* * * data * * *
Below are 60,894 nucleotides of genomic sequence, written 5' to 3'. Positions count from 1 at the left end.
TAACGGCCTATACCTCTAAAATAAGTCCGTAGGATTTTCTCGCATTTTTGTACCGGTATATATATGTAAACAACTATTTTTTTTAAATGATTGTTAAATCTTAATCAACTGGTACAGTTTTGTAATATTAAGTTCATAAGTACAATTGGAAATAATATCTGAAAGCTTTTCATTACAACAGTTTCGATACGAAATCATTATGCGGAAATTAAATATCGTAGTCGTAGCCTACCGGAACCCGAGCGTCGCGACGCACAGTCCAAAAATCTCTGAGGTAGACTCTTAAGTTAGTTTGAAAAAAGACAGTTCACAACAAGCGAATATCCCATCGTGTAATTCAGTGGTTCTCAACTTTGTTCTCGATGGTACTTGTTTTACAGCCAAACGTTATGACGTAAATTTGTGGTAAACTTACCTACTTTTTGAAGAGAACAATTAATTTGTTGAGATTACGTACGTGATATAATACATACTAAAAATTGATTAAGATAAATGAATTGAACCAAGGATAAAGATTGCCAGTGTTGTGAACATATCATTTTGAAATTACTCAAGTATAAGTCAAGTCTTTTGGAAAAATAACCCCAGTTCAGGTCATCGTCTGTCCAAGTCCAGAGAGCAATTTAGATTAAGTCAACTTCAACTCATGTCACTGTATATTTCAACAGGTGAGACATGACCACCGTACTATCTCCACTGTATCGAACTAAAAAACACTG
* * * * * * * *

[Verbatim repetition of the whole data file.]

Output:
Below are 60,894 nucleotides of genomic sequence, written 5' to 3'. Positions count from 1 at the left end.
TAACGGCCTATACCTCTAAAATAAGTCCGTAGGATTTTCTCGCATTTTTGTACCGGTATATATATGTAAACAACTATTTTTTTTAAATGATTGTTAAATCTTAATCAACTGGTACAGTTTTGTAATATTAAGTTCATAAGTACAATTGGAAATAATATCTGAAAGCTTTTCATTACAACAGTTTCGATACGAAATCATTATGCGGAAATTAAATATCGTAGTCGTAGCCTACCGGAACCCGAGCGTCGCGACGCACAGTCCAAAAATCTCTGAGGTAGACTCTTAAGTTAGTTTGAAAAAAGACAGTTCACAACAAGCGAATATCCCATCGTGTAATTCAGTGGTTCTCAACTTTGTTCTCGATGGTACTTGTTTTACAGCCAAACGTTATGACGTAAATTTGTGGTAAACTTACCTACTTTTTGAAGAGAACAATTAATTTGTTGAGATTACGTACGTGATATAATACATACTAAAAATTGATTAAGATAAATGAATTGAACCAAGGATAAAGATTGCCAGTGTTGTGAACATATCATTTTGAAATTACTCAAGTATAAGTCAAGTCTTTTGGAAAAATAACCCCAGTTCAGGTCATCGTCTGTCCAAGTCCAGAGAGCAATTTAGATTAAGTCAACTTCAACTCATGTCACTGTATATTTCAACAGGTGAGACATGACCACCGTACTATCTCCACTGTATCGAACTAAAAAACACTG